Amnesty International condemns ‘widening persecution’ of Catholics in Vietnam


The global humanitarian group Amnesty International on Thursday issued a statement condemning the government of Vietnam’s “widening persecution” of Vietnamese Catholics who are demonstrating to secure the return of confiscated church lands.

Amnesty International, after noting the intimidation, harassment, and even violence state-sponsored groups have shown towards the protesters and the Church, urged the Vietnamese government to “end its intimidation and attacks against Catholics.” The group also warned that senior church officials could be at risk of arrest.

Catholics began their protests in December 2007 seeking the return of several properties including the former papal nunciature in Hanoi and also property formerly belonging to the Redemptorists.

Negotiations between the Church and the government stalled in February. In August and September thousands of people, some from other parts of the country, joined in peaceful protests at the properties. At the end of September authorities had sealed off the disputed areas.

Amnesty International said “widening persecution” has followed the Vietnamese authorities’ crackdown on Catholics’ peaceful protests in Hanoi in September.

The organization details in a new briefing paper how Catholics are increasingly physically and verbally attacked and intimidated.

The report is based on interviews with church groups, journalists and parishioners in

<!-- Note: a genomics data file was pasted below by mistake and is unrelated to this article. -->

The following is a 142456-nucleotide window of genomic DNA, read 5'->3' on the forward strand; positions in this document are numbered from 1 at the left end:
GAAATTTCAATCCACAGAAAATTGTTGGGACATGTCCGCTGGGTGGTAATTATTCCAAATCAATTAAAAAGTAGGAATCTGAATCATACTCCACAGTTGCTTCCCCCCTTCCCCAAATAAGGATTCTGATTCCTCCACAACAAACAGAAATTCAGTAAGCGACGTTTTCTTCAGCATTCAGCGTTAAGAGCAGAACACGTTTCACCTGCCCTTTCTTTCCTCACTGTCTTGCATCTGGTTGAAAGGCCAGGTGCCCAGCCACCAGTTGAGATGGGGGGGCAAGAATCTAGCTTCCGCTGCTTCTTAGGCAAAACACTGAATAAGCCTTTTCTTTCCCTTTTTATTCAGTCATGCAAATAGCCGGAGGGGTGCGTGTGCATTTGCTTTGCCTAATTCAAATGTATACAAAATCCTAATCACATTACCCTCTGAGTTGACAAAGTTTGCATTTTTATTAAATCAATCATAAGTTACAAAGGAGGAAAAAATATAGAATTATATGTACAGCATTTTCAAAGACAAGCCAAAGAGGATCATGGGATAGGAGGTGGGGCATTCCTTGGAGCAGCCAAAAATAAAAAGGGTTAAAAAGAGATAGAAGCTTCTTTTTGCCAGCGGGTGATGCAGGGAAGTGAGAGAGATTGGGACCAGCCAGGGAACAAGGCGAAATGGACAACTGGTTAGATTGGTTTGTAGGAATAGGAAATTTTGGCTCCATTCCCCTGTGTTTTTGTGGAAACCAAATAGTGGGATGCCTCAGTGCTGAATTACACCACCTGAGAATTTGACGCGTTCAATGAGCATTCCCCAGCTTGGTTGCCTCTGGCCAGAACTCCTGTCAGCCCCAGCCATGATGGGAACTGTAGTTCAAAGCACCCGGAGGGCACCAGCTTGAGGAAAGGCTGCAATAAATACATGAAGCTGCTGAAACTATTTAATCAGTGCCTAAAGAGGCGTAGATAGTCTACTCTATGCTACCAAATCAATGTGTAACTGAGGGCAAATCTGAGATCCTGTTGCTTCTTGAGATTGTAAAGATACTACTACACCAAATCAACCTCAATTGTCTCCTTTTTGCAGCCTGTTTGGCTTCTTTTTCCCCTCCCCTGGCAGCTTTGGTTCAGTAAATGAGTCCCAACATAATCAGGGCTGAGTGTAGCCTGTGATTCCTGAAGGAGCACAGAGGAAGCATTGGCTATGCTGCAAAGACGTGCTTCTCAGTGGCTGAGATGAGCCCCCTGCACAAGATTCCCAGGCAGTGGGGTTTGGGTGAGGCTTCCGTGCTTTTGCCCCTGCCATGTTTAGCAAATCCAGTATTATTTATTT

the country.

“And they shout bad words about our mothers and fathers, and say things like “kill the archbishop” and “kill the priests” a young Catholic woman told Amnesty International. “Last Sunday evening when I came from church, there were maybe 400-500 people there, many in blue shirts, shouting slogans and holding banners.”

Saying the state media’s campaign against the Catholic protesters is “intensifying,” Amnesty International reported how counter-protesters and state-sponsored groups are gathering outside the Thai Ha parish in Hanoi, harassing and intimidating church leaders and parishioners.

“At least one Catholic church outside of Hanoi has been attacked by stone-throwing gangs,” the group said.

“Authorities are also using criminal law to stifle free expression of opinion,” Amnesty international continued, stating that four protesters have been detained and charged while numerous protesters have been called in for questioning in recent days.

“Amnesty International believes that senior church officials are at risk of arrest,” the group commented.

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